The triumph of secular materialism is the conceit of modernity. But what are the features of this life? An anthropologist from a distant land visiting America, for example, would note many wondrous things. But he would no doubt be puzzled to learn that 20 percent of the people control 80 percent of the wealth, that the average child has by the age of eighteen spent a full two years passively watching television. Observing that over half of our marriages end in divorce and that only 6 percent of our elders live with a relative, he might question the values of a society that so readily break the bonds of marriage and abandons its aged, even as its men and women exhaust themselves in jobs that only reinforce their isolation from their families. Certainly a slang term such as 24/7 , implying as it does the willingness of an employee to be available for work at all times, seems excessive, though it would explain the fact that the average American father spends only eighteen minutes a day in direct communication with his child. And what of our propensity to compromise the very life supports of our planet? Extreme would be one word for a civilization that contaminates with is waste the air, water, and soil; that drives plants and animals to extinction; that dams the rivers, tears down the ancient forests, rips holes in the protective halo of the heavens and does little to curtail industrial processes that threatens to transform the bio-chemistry of the very atmosphere.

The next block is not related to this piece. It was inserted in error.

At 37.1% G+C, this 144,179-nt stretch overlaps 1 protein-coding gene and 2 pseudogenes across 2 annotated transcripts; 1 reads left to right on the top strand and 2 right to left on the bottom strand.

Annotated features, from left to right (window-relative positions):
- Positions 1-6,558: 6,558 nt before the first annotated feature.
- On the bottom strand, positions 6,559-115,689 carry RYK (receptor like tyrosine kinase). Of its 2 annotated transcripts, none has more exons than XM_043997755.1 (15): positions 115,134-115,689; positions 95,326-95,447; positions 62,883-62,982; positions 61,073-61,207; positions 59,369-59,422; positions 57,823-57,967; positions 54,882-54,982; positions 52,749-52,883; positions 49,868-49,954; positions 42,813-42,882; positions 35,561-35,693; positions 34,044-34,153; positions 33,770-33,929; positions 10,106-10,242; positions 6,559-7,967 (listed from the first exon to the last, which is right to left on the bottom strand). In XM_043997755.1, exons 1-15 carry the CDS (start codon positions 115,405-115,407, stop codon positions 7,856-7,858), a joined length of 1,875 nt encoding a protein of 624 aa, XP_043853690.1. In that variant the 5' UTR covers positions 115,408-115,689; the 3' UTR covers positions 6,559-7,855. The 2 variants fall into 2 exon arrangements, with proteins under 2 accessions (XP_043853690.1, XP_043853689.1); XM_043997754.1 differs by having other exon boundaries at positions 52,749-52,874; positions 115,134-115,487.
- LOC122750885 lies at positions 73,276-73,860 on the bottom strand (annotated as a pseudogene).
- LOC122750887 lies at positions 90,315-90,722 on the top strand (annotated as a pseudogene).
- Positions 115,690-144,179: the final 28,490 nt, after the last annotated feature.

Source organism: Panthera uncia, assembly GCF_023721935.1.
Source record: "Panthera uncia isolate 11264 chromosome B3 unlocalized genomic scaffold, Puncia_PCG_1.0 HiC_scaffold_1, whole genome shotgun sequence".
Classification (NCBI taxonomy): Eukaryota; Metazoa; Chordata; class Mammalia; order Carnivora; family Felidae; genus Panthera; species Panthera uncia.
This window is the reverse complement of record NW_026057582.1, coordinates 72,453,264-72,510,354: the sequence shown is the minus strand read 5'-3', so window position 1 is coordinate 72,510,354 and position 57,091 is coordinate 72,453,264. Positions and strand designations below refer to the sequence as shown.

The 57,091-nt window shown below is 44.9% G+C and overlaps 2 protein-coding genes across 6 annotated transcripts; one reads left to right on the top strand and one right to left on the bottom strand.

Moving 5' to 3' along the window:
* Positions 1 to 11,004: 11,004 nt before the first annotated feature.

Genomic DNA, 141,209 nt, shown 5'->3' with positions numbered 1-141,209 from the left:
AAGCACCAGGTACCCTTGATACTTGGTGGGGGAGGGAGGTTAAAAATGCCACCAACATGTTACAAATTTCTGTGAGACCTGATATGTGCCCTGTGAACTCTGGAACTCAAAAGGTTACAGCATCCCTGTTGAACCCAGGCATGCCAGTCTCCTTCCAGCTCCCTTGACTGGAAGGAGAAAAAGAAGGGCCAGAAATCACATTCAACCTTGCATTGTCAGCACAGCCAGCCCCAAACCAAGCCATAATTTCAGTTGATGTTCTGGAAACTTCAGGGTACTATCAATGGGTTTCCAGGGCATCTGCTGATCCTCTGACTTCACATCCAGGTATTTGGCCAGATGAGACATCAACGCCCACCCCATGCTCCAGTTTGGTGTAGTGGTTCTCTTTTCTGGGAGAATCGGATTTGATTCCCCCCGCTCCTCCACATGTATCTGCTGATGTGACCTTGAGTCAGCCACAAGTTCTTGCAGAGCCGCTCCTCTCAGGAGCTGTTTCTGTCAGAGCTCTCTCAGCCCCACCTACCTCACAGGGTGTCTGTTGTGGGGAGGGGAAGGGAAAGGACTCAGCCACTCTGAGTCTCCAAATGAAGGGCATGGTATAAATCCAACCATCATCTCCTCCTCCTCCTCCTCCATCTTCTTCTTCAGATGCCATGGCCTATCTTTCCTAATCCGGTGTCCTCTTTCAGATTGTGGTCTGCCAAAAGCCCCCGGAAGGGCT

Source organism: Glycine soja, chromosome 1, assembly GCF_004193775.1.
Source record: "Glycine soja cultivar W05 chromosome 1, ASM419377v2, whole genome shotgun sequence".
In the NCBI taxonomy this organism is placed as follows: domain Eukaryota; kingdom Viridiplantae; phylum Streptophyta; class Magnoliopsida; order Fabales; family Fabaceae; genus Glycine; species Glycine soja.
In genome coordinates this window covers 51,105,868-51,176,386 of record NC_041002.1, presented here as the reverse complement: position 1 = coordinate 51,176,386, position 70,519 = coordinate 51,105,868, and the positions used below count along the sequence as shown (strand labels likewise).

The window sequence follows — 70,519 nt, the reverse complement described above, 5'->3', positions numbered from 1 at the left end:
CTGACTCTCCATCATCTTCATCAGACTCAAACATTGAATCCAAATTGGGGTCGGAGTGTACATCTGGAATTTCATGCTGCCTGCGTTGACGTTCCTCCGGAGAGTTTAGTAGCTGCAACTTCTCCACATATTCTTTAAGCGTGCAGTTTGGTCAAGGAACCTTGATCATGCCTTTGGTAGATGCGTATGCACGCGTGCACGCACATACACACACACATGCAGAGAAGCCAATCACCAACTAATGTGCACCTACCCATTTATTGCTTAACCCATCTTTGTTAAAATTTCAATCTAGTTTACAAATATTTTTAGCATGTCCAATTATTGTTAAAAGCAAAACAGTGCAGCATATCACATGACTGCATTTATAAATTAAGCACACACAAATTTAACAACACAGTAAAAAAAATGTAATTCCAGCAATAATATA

Once we look through the anthropological lens and see, perhaps for the first time, that all cultures have unique attributes that reflect choices made over generations, it becomes absolutely clear that there is no universal progression in the lives and destiny of human beings. No trajectory of progress. Were societies to be ranked on the basis of technological prowess, the Western scientific experiment, radiant and brilliant, would no doubt come out on top. But if the criteria of excellence shifted, for example, to the capacity to thrive in a truly sustainable manner, with a true reverence and appreciation for the Earth, the Western paradigm would fail. If the imperatives driving the highest aspirations of our species were to be the power of faith, the reach of spiritual intuition, the philosophical generosity to recognize the varieties of religious longing, then our dogmatic conclusions would again be found wanting.
Viewed from this broader perspective, the notion that indigenous societies are archaic, that their very presence represents some impediment, is transparently wrong. As David Maybury-Lewis has written, indigenous people do not stand in the way of progress; rather, they contribute to it if given the chance. Their cultural survival does not undermine the nation state; it serves to enrich it, if the state is willing to embrace diversity. And most important of all, these cultures do not represent failed attempts at modernity, marginal peoples who somehow missed the technological train to the future. On the contrary, these peoples, with their dreams and prayers, their myths and memories, teach us that there are indeed other ways of being, alternative visions of life, birth, death and creation itself. When asked the meaning of being human, they respond with then thousand different voices. It is within the diversity of knowledge and practice, of intuition and interpretation, of promise and hope, that we will all rediscover the enchantment of being what we are, a conscious species aware of our place on the planet and fully capable not only of doing no harm but of ensuring that all creatures in every garden find a way to flourish.